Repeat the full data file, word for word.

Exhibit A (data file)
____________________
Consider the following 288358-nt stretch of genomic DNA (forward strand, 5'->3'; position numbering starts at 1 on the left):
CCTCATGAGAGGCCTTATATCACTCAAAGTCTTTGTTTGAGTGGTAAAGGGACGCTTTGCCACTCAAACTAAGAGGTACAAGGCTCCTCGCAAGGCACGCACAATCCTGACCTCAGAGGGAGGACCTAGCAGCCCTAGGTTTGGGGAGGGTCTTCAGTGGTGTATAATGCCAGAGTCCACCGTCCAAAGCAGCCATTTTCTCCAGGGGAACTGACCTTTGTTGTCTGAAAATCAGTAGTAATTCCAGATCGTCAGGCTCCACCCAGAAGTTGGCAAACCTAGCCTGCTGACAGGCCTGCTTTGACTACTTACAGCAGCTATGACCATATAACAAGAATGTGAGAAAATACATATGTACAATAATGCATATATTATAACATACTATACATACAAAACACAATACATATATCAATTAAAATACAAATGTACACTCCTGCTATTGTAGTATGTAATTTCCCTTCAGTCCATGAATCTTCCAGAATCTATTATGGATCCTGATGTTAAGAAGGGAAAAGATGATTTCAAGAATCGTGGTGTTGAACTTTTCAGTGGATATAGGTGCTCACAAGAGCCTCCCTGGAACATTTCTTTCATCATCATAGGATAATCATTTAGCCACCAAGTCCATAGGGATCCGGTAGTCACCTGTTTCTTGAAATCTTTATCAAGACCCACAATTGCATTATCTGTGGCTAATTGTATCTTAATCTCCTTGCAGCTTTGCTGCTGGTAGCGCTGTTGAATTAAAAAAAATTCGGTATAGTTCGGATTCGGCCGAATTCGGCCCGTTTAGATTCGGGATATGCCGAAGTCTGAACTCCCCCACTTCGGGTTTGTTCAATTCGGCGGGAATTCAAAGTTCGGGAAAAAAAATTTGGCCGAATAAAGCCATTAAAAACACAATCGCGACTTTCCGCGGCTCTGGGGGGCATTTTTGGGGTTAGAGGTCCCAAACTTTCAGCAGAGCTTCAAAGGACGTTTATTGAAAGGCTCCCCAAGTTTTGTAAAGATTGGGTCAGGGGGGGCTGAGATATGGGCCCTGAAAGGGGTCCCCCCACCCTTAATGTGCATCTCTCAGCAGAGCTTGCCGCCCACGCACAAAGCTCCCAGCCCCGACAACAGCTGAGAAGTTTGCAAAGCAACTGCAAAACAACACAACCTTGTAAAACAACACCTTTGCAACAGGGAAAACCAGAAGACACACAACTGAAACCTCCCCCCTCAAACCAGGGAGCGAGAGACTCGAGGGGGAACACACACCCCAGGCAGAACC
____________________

Consider the following 288358-nt stretch of genomic DNA (forward strand, 5'->3'; position numbering starts at 1 on the left):
CCTCATGAGAGGCCTTATATCACTCAAAGTCTTTGTTTGAGTGGTAAAGGGACGCTTTGCCACTCAAACTAAGAGGTACAAGGCTCCTCGCAAGGCACGCACAATCCTGACCTCAGAGGGAGGACCTAGCAGCCCTAGGTTTGGGGAGGGTCTTCAGTGGTGTATAATGCCAGAGTCCACCGTCCAAAGCAGCCATTTTCTCCAGGGGAACTGACCTTTGTTGTCTGAAAATCAGTAGTAATTCCAGATCGTCAGGCTCCACCCAGAAGTTGGCAAACCTAGCCTGCTGACAGGCCTGCTTTGACTACTTACAGCAGCTATGACCATATAACAAGAATGTGAGAAAATACATATGTACAATAATGCATATATTATAACATACTATACATACAAAACACAATACATATATCAATTAAAATACAAATGTACACTCCTGCTATTGTAGTATGTAATTTCCCTTCAGTCCATGAATCTTCCAGAATCTATTATGGATCCTGATGTTAAGAAGGGAAAAGATGATTTCAAGAATCGTGGTGTTGAACTTTTCAGTGGATATAGGTGCTCACAAGAGCCTCCCTGGAACATTTCTTTCATCATCATAGGATAATCATTTAGCCACCAAGTCCATAGGGATCCGGTAGTCACCTGTTTCTTGAAATCTTTATCAAGACCCACAATTGCATTATCTGTGGCTAATTGTATCTTAATCTCCTTGCAGCTTTGCTGCTGGTAGCGCTGTTGAATTAAAAAAAATTCGGTATAGTTCGGATTCGGCCGAATTCGGCCCGTTTAGATTCGGGATATGCCGAAGTCTGAACTCCCCCACTTCGGGTTTGTTCAATTCGGCGGGAATTCAAAGTTCGGGAAAAAAAATTTGGCCGAATAAAGCCATTAAAAACACAATCGCGACTTTCCGCGGCTCTGGGGGGCATTTTTGGGGTTAGAGGTCCCAAACTTTCAGCAGAGCTTCAAAGGACGTTTATTGAAAGGCTCCCCAAGTTTTGTAAAGATTGGGTCAGGGGGGGCTGAGATATGGGCCCTGAAAGGGGTCCCCCCACCCTTAATGTGCATCTCTCAGCAGAGCTTGCCGCCCACGCACAAAGCTCCCAGCCCCGACAACAGCTGAGAAGTTTGCAAAGCAACTGCAAAACAACACAACCTTGTAAAACAACACCTTTGCAACAGGGAAAACCAGAAGACACACAACTGAAACCTCCCCCCTCAAACCAGGGAGCGAGAGACTCGAGGGGGAACACACACCCCAGGCAGAACC